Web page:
Leave It Somewhere To Go
For my Gravity Falls piece, ryumarumg brought up an excellent point:
Hm. I like the beginning, builds a bit of suspense. I expected the brass to kick in sooner, but after listening to the whole thing I realized that it would have made the song feel much shorter and less full. Nice use of the strings for the main melody, too!
Here’s my thoughts on that:
Frank Sinatra always told Nelson Riddle to hold back on the brass in his arrangements because his thinking was to “leave the song somewhere to go”. It’s part of why Nelson Riddle is one of my favorite big band arrangers. He knew what he could do, but he teased the listener, push-pulled, and had a full bag of tricks that never got old because he sprinkled them in rather than beat you over the head with it.
To understand my style more, all you have to do is look at Daniel Kahneman’s TED Talk. The way things end matter more than the beginning or the middle. Almost our entire memory and/or rating of something is determined by the emotion that it left us, rather than what we experienced in full. For example, Transformers 5 could be the most boring movie ever, but if the final 20 minutes are amazing then we’ll say the movie was “OK”. However, if the very first 20 minutes were amazing but the rest of the movie was the most boring movie ever then we’ll say “the movie was absolutely horrible.”.
I grew up loving Nelson Riddle and Frank Sinatra’s advice because I apply it to everything I do. Sure, a movie’s first scene should grab your attention, but if it’s all explosions all the time then it gets tiresome. The same with any “art”: a book, a painter’s catalog, a chef’s dish, or even making love. You have to slowly build up on the intensity while making the entirety as perfect as possible. But if the final and last impression isn’t memorable, then anything that came before it is lost.
It’s said that the secret to a memorable piece of art is to make a good beginning, a good middle, and a good ending. But one thing I’ll add to that is to make the ending a lasting impression, because that’s what an audience subconciously weighs their opinions on.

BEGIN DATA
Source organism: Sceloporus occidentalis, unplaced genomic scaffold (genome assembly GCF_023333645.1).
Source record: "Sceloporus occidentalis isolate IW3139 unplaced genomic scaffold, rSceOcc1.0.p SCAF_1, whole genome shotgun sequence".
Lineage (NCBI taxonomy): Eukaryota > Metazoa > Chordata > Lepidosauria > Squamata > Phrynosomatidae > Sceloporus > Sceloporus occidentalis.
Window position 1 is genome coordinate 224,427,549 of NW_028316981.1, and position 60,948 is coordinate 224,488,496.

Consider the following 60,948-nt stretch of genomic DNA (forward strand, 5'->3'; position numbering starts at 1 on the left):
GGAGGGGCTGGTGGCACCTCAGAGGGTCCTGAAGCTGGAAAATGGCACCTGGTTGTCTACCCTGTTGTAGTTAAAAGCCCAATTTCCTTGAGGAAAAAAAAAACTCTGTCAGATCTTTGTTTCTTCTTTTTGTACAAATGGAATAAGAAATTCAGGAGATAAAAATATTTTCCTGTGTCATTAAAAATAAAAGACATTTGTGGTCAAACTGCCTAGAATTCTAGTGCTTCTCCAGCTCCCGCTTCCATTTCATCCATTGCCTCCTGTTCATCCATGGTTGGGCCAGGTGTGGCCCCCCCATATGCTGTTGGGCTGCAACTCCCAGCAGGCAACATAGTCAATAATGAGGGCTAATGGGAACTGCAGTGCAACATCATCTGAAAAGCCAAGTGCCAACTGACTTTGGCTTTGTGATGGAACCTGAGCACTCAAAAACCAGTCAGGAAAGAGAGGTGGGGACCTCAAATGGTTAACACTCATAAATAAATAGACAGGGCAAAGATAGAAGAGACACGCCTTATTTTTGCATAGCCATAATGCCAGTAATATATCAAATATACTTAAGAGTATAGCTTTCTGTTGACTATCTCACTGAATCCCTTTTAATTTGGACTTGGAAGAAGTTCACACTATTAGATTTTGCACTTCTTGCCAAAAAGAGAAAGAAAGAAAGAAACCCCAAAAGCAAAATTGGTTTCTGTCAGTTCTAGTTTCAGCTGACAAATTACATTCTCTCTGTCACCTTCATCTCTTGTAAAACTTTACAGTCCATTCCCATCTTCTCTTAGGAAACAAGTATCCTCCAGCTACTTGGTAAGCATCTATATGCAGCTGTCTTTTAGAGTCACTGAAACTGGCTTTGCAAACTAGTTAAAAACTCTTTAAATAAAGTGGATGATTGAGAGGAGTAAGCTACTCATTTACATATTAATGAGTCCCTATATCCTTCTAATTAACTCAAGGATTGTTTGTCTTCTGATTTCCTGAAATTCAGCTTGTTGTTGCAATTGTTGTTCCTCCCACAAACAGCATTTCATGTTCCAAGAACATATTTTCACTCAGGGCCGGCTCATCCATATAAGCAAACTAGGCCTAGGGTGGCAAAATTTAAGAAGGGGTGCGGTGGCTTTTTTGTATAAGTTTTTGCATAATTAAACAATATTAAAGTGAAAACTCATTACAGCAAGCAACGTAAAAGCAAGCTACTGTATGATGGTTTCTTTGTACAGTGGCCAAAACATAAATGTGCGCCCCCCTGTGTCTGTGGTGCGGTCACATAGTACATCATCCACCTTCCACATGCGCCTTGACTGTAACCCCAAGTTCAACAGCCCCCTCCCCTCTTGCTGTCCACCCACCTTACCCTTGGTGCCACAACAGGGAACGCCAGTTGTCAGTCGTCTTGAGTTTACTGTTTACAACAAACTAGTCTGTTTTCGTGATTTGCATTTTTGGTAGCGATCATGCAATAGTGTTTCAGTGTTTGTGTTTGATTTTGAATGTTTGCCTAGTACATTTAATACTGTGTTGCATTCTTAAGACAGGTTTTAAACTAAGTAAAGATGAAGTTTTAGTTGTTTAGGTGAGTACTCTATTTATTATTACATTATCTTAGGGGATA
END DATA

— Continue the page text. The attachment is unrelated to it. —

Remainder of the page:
Although some people dislike my arranging style, it’s about tension and release - to the point that you’re anxious to see where the road leads how it will progress.
(I was asked to repost this to make it rebloggable, so here it is again)
Sleepyhollowjacks asks: During your Heart-Shaped Box writing days, how did you divide your time between projects? A few days a week on the occasional short story, the rest on Judas? One of my short stories isn’t so *short* anymore. Has stretched out into something much bigger. But I’m aware I could spend two years working on this potential novel, and then not have it sell. Want to avoid the whole eggs-in-a-basket thing.
The first is to stop thinking about writing a novel that’s going to take you two years. That’s too overwhelming. Instead, just focus on what you’re going to do today, which is write another great scene: a scene that does something unexpected and fun and is going to make people want to read on. Something that explores the characters in a way that’s real but surprising. Don’t write about someone waking up, unless they’re waking up to find a dead body next to them. Don’t write about someone making breakfast unless there’s a head in the fridge… or his wife is going to call halfway through his eggs to tell him she’s leaving his drunk and lazy ass for an alligator wrestler and part-time evangelical preacher. That would be a great scene to write and that’s all the job comes down to. Your job is to write one great scene… and then write another great scene. When you have a whole stack of them, it’s a short story, or a novel.
My second thought is that the only way to learn how to write a novel is to write a novel. You’re afraid you’ll spend two years on a book you can’t sell and it will all be wasted time. Forget that. Whether you sell the book or not, it won’t be wasted time. You will be developing crucial skills for the next book. You will develop ideas you can recycle later. Success comes from the things you learn when you fail. If you can’t bear to fail, it’s hard to grow as an artist.
I was one of the people who asked.
This is true.
Exactly the same with writing music. For me, I try to make it so that if you randomly listen to any 30 second excerpt it should stand on it’s own as an awesome piece.